Reporters from Baltimore’s daily newspapers converged at the home of William Stewart Polk on April 15, 1912. His daughter, Lucile, was aboard the Titanic and reported missing.

It would take a few days for the telegram with news of her survival to reach the Polk home at the northwest corner of St. Paul and 29th streets in today’s Charles Village. The wireless message said, “On board S.S. Carpathia.” Newspaper accounts praised her bravery for pulling the oars in a lifeboat where she accompanied her two children, who were also saved. Her husband,  separated and in another lifeboat, also survived. The Polks were among the weathy, first-class passengers on the ship. They sailed with their servants.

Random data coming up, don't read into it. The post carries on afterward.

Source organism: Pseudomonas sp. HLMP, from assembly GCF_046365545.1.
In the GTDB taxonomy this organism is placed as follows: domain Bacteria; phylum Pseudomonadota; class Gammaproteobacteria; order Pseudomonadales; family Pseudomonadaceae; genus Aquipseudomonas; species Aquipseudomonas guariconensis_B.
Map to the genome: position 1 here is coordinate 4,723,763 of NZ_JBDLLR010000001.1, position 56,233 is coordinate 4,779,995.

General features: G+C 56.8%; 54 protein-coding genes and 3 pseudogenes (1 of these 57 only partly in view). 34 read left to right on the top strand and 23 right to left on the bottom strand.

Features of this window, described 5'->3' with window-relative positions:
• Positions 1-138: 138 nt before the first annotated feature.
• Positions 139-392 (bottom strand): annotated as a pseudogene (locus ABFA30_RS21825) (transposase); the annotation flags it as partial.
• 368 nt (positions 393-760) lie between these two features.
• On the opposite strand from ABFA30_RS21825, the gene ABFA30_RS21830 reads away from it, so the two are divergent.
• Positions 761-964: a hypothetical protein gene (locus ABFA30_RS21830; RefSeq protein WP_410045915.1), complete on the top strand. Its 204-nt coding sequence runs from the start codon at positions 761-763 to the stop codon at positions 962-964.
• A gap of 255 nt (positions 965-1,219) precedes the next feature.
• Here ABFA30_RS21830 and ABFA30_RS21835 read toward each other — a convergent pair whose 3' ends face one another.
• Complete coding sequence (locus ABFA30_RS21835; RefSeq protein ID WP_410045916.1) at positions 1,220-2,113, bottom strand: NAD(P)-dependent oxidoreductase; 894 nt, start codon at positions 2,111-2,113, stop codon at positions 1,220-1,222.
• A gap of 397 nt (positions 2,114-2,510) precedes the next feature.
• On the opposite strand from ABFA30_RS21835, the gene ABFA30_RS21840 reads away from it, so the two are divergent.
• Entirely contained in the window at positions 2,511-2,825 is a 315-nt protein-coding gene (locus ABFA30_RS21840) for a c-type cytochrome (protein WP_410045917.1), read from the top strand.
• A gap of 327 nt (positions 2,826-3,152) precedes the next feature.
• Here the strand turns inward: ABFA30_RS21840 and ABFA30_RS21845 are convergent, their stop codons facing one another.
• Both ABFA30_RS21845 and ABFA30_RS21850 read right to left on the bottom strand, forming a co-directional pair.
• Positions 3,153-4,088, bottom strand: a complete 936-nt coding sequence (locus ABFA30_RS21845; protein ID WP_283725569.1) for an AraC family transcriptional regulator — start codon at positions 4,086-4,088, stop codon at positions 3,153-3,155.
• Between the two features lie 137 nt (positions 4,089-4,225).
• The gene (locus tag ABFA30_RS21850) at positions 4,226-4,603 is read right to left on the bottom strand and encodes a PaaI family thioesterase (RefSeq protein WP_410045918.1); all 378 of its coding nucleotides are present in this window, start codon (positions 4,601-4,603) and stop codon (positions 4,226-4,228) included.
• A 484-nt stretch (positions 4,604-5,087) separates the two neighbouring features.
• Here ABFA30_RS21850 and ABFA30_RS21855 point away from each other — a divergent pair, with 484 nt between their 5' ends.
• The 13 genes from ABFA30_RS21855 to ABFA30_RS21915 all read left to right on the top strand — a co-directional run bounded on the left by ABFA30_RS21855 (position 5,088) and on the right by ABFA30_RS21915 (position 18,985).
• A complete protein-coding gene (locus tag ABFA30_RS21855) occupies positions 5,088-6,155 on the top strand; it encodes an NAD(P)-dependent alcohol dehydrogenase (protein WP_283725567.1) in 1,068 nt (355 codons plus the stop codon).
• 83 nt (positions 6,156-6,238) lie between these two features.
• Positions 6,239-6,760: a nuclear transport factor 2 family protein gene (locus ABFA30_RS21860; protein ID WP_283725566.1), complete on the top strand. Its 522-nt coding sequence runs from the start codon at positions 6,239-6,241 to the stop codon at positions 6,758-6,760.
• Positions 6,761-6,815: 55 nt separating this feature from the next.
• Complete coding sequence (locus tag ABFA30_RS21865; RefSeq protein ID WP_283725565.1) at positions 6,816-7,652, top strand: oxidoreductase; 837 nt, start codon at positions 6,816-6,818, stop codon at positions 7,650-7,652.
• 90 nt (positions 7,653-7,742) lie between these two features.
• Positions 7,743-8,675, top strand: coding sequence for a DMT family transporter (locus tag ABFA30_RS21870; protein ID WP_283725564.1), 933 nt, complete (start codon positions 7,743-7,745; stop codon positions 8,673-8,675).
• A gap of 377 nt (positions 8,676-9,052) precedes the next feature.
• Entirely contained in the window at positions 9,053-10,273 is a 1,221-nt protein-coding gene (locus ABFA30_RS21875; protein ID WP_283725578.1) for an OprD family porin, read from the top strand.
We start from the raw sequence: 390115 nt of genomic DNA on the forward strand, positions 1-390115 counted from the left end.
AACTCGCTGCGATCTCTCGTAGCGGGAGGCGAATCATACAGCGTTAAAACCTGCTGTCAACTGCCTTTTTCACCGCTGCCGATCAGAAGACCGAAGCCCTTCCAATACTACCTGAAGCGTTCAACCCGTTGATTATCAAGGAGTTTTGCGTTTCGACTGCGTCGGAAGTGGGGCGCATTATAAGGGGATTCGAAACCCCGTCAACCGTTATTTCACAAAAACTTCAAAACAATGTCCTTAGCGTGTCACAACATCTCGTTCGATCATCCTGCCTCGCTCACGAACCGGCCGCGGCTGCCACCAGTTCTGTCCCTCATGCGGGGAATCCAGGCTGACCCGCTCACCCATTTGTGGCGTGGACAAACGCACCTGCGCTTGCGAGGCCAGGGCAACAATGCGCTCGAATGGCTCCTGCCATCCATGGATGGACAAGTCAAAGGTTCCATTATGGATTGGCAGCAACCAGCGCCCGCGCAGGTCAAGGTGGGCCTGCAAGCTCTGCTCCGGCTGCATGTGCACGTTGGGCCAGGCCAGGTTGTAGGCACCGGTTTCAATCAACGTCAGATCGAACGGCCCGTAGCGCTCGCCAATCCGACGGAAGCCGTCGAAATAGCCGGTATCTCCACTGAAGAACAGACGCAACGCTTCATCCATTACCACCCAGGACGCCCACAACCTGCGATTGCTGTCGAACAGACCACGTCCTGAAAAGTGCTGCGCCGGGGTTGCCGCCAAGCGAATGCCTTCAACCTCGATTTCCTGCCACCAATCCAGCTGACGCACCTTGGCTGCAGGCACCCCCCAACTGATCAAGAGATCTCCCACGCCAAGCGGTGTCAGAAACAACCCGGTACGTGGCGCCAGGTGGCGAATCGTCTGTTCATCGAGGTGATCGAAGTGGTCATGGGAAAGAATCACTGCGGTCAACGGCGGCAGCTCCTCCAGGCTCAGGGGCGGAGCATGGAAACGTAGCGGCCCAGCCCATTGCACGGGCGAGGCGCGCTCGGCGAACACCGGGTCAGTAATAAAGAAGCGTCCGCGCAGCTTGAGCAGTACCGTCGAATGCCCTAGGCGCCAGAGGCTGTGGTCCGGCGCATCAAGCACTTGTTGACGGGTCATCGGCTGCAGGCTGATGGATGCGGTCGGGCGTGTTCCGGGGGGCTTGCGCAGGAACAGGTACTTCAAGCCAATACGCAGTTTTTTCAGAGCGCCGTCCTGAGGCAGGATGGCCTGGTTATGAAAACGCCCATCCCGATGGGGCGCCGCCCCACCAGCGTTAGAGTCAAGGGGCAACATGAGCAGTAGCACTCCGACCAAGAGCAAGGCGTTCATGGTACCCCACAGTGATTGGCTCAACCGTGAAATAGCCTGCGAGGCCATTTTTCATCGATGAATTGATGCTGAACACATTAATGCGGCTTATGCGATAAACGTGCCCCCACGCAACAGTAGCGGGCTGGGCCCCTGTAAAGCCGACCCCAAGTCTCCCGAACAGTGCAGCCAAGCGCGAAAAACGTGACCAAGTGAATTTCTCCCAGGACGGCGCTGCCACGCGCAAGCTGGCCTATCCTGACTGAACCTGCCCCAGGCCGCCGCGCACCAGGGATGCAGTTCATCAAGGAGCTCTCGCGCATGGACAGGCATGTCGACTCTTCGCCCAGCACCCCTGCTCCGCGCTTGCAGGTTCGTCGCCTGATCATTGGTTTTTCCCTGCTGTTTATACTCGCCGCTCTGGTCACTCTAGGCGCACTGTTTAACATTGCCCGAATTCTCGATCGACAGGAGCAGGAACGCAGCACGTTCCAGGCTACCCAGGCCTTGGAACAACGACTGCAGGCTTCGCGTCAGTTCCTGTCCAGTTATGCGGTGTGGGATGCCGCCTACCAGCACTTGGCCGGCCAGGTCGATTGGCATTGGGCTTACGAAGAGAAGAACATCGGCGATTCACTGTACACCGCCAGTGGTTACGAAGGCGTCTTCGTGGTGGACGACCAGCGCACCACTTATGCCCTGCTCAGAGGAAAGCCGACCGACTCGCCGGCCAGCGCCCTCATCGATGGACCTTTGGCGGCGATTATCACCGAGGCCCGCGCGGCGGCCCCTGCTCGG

Lucile Polk (born in Baltimore in 1875) married Philadelphia socialite William E. Carter in 1896 at the old Franklin Street Presbyterian Church.  Society writers commented on her fashion style and her gala parties at Newport, R.I., where she had a summer home. At one of her dress balls, all the guests dressed as infants.  She and Carter later divorced. She then married George Brooke, a steel manufacturer and banker. She died in 1934.